Sometimes the best places to invest are in the scariest assets that have experienced the largest declines. Historically bear market declines are followed by bull markets. The greater the market crash, the greater the market recovery that follows it usually is. This is what David Dreman called investor overaction, when the economy is growing investors bid up equity prices too high, and when the economy is sour and the future is uncertain the market overreacts on the down side. This phenomena occurs in all asset classes, however stocks are the most affected since they are more volatile than must other assets classes. This phenomena is not unique to the United States, numerous studies have confirmed that foreign Investors overreact as much as American investors. For example the Russian stock maket declined about 83% from its peak in May 2008 until February 2009. This made Russia one of the worst performing equity markets during that time period. However since February the Russian Stock market has gone up 173% making it one of the best performing equity markets.
Globally, nearly every stock market has experienced massive declines due to the global financial crisis. Most stock markets reached a Peak during October 2007 and continued to decline from a time period ranging from November 2008 until March 2009. Since that time period markets worldwide have went on to provide massive returns to investors. I decided to compile a chart detailing countries that have experienced massive stock market declines. These countries have went on to be some of the best performers subsequently. In the last column on my chart, I provided the percentage that the market is off its peak. This last column shows that while an investor may have missed the rally there still may be more room for returns. For example Russia is still off 50% from its peak reached in May 2008. However it is important to remember that if the market goes up 50% it will still not reach its peak, it has to increase by 100% to reach its previous peak. This furthers my cases that many of these markets still have ample room to move.
I only included countries that had an ETF that I could obtain sufficient information about. Iceland to my knowledge would make the list since it had a huge stock market decline and has probably been the country most affected by the global financial crisis. Iceland had a massive one day drop of 76% in October 2008 alone!, however there is no Iceland ETF and I therefore did not include Iceland in my table below. Ireland has an ETF symbol IQE, however I could not locate sufficient data on the ETF and therefore had to omit it from the chart below. Therefore I only included the countries that had ETFs I could obtain information on. I did not include any regional ETFs (ie Latin America) I focused exclusively on country ETFs.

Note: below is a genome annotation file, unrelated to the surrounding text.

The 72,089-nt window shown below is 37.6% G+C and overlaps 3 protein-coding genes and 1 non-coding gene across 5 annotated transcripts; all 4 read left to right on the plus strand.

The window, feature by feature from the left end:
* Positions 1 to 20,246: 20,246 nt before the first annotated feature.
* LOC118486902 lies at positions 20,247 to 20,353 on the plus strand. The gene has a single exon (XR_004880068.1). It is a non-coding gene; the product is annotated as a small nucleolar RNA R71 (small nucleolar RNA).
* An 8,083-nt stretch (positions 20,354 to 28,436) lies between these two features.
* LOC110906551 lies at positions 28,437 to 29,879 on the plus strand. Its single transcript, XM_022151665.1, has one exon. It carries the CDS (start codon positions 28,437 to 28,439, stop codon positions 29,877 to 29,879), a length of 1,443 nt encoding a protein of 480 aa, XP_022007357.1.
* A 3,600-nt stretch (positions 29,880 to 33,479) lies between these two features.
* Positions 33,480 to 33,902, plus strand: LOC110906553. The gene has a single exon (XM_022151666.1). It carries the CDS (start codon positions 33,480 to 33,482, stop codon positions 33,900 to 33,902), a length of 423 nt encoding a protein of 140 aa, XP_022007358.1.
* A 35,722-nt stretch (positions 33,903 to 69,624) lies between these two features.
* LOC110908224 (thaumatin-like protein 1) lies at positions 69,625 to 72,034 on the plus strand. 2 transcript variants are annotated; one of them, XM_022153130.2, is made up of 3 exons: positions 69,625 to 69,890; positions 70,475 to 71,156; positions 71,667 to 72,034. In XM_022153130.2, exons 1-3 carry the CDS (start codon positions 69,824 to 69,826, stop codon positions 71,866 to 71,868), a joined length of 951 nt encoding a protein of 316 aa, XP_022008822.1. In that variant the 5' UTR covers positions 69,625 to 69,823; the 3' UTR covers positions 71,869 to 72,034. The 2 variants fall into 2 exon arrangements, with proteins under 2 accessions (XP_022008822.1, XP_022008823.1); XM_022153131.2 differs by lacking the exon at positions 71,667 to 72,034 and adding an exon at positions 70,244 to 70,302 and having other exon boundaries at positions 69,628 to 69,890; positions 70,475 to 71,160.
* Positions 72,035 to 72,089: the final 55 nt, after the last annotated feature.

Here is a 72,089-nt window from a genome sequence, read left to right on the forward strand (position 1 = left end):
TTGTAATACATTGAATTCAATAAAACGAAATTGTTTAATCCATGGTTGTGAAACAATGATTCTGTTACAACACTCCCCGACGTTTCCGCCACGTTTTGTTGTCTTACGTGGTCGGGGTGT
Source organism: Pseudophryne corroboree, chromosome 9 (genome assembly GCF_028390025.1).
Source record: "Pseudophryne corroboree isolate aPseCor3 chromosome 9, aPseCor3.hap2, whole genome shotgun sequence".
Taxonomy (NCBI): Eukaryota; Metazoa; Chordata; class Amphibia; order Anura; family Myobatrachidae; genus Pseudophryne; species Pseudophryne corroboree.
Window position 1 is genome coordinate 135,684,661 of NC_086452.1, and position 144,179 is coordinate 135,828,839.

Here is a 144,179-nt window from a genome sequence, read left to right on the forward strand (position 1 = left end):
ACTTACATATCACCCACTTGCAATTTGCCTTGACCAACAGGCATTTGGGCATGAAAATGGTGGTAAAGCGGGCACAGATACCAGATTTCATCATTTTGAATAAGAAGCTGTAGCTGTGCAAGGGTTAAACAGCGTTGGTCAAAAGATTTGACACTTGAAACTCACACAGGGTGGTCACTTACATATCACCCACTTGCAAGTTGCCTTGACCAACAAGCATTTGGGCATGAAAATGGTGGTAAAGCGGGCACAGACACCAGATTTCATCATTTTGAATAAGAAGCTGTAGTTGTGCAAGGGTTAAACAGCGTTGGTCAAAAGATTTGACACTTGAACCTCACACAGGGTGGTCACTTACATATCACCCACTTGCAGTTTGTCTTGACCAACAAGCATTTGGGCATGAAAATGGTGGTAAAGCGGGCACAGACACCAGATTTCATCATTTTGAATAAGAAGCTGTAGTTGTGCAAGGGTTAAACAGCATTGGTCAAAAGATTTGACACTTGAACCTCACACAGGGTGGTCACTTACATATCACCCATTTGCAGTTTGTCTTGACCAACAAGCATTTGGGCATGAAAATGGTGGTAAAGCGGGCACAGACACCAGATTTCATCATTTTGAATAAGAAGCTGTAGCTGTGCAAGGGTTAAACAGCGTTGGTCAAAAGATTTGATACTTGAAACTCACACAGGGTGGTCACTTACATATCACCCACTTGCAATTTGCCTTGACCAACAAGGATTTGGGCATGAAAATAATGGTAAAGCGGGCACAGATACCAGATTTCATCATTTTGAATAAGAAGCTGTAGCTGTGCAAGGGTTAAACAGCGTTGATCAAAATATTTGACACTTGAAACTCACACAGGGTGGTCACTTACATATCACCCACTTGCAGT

It should be noted that four out of the five countries listed are BRIC countries (Brazil, Russia, India, China). It is ironic that these countries which are touted as high growth countries and as very attractive investments were the most dumped during the global sell-off. However, since the sell-off many investors have come back to their senses and are getting exposure to these countries again. Despite, the large run up there is still time for investors to buy these ETFs which are still selling a large percentage below their peak. This is not a buy recommendation, every investor must analyze these etfs and see if they are right for their portfolio. In addition many of these countries are still experiencing economic difficulties. Russia has a declining population and an economy entirely dependent on natural recourses. China is dependent on exports which many countries are no longer purchasing. However every investor should look for possible opportunities in these ETFs since they could continue to be some of the best performing ETFs in the future.
Disclosure: I do not own any of the ETFs mentioned above, however I have large exposure to Russia through my holding of ETF GUR Emerging Europe ETF.
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